Local News and Stories

Juneau St. Vincent de Paul continues to serve those in need during times of crisis

By Dominique Johnson

In a late March communication regarding COVID-19, St. Vincent de Paul Juneau Interim Director, Dave Ringle, said to his board, “We are in uncharted waters. Poverty and homelessness will not hunker down; if anything, our services will become more needed.” Ringle and the staff of St. Vincent de Paul (SVDP) have stepped up to the challenge to continue their service to the most vulnerable in Juneau.

Ringle shared that SVDP began preparing for COVID-19 in late February after a dinner conversation with a local healthcare provider about the organization’s preparedness for when the virus arrived in Alaska. Starting on March 1st, the staff began discussing how they would respond and continue their services.

“Because we started at the beginning of the month, rather than when things got really serious, the staff has really stepped up,” Ringle said. To prepare, they stocked up on cleaning supplies at the beginning of March. At the time of our interview, Ringle shared, “We still have four gallons of bleach, though we will run out.”

St. Vincent de Paul’s services include low-income housing, senior housing, as well as the warming shelter. During this pandemic, they had to make changes to their operations for the safety of the people they serve and their staff. Besides regulating who comes in and out of their senior housing, “Each staff member spends an hour a day cleaning, so the seniors know we care about them and they know our facilities will be as clean as possible.”
To better meet the needs of the homeless population SVDP serves, the warming shelter was moved to the Juneau Arts and Culture Center (JACC) in downtown Juneau. Before the location change was made, Ringle had a discussion with the warming shelter manager, Jackie Bryant, about the placement of cots in the Warming Shelter. They concluded that they could only keep people in the shelter at a 3-foot distance, not the suggested 6-feet. So, he said, “I asked the city for help finding a more suitable location.”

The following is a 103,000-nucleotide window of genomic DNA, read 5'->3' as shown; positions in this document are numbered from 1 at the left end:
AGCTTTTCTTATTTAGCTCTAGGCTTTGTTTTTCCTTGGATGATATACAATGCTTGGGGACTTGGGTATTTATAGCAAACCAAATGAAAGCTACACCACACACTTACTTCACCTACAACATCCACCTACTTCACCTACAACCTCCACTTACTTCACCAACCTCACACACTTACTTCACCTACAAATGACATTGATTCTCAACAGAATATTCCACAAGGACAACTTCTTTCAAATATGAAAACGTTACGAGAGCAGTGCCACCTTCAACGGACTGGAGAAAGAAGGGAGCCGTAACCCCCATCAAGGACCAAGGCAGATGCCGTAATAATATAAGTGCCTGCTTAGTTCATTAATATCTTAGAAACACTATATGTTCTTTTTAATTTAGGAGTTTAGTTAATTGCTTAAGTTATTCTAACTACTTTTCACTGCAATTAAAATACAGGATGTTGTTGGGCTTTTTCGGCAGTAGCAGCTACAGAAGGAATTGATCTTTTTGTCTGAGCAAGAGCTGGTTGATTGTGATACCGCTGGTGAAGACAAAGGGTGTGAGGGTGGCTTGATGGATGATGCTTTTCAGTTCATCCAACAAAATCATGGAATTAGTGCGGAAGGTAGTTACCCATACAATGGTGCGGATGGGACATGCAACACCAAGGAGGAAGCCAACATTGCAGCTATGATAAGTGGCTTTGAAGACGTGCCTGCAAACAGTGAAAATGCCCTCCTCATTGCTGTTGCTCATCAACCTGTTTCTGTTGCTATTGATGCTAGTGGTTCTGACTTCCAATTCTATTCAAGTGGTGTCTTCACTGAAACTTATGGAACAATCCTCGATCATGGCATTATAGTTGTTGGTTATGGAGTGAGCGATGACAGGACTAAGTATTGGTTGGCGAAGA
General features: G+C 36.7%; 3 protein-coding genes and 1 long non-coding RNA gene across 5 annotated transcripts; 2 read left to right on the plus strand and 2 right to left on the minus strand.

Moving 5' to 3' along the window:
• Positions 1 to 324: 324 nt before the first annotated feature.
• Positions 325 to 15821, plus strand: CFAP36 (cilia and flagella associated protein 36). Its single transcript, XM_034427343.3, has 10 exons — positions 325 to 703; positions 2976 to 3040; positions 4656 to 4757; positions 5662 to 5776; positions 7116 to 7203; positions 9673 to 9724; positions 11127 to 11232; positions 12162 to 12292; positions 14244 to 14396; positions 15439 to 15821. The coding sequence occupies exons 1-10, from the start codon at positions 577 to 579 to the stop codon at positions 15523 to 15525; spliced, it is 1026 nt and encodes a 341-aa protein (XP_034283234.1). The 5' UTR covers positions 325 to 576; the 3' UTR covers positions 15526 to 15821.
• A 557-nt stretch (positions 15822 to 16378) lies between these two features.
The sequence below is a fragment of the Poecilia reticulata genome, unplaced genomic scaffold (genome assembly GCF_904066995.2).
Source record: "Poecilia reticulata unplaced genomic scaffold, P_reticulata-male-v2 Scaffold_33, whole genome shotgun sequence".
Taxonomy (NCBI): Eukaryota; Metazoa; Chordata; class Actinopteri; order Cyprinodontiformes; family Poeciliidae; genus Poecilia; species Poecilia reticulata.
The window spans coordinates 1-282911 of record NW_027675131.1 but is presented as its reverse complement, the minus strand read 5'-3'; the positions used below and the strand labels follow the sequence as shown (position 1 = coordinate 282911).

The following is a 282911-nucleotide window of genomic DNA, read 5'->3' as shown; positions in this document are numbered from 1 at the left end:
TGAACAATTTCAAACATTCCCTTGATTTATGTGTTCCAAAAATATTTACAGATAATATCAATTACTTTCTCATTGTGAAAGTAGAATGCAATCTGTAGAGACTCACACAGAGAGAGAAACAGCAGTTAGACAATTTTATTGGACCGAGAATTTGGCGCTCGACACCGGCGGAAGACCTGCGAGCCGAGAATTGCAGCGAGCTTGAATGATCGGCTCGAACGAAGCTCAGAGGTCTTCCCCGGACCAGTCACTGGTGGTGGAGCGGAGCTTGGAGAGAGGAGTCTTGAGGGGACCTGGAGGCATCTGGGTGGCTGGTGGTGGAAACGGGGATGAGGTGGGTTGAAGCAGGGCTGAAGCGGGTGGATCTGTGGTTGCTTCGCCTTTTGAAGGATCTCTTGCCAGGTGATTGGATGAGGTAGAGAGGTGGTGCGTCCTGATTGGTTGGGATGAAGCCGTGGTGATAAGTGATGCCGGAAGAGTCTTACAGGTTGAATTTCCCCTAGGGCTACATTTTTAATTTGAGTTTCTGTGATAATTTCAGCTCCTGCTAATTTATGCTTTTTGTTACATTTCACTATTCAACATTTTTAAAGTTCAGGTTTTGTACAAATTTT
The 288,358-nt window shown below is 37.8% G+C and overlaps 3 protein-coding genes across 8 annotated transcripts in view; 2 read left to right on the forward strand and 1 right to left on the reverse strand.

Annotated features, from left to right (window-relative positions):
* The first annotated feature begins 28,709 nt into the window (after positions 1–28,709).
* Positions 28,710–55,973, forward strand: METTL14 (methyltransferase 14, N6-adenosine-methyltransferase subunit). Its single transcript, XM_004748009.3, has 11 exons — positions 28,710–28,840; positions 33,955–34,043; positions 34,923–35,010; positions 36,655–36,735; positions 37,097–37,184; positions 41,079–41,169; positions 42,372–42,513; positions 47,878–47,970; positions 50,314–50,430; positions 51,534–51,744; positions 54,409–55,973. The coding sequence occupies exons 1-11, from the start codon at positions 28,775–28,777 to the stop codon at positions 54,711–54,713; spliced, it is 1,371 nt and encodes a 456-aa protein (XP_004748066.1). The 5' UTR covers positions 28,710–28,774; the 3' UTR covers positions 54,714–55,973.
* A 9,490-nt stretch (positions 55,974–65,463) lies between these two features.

The City and Borough of Juneau granted St. Vincent de Paul use of the facility and that Friday, with the help of the SVDP staff, the warming shelter was moved into the JACC. “We moved everything over in two hours,” Ringle said. That same night, they opened to give the homeless a warm place to sleep. While talking with the people staying the shelter that first night, Ringle said he heard many thank yous, because the extra space, “relieved the tension some of the people had because of the close quarters.” He added, “They realize (COVID-19) is serious and they want to keep themselves healthy.”

Ringle said through this process, it has been great seeing his team and others in the community come together to help move the warming shelter, as well as providing food and other essential items.

Providing these essential services during this time of crisis has been hard on the organization’s budget, especially after having to close the SVDP thrift store. “The thrift store accounts for 30 percent of our revenue,” Ringle said.
With the possibility of hunker down regulations continuing until at least May, there is a need for community support. “The number one need is going to be donations. Some of that will be monetary, we will also need cleaning supplies,” Ringle shared. He added, “The Knights of Columbus of Juneau have already donated about three weeks of toilet paper.”

Through the long hours of service during this time, Ringle expressed that his faith in God has increased. “A side effect of my job has been an increased prayer life. Lines such as Psalm 23 ‘though I walk through the valley of death, I fear no evil for You are at my side’ take new significance during these times.”

To support St. Vincent de Paul with donations, please visit their website svdpjuneau.org.

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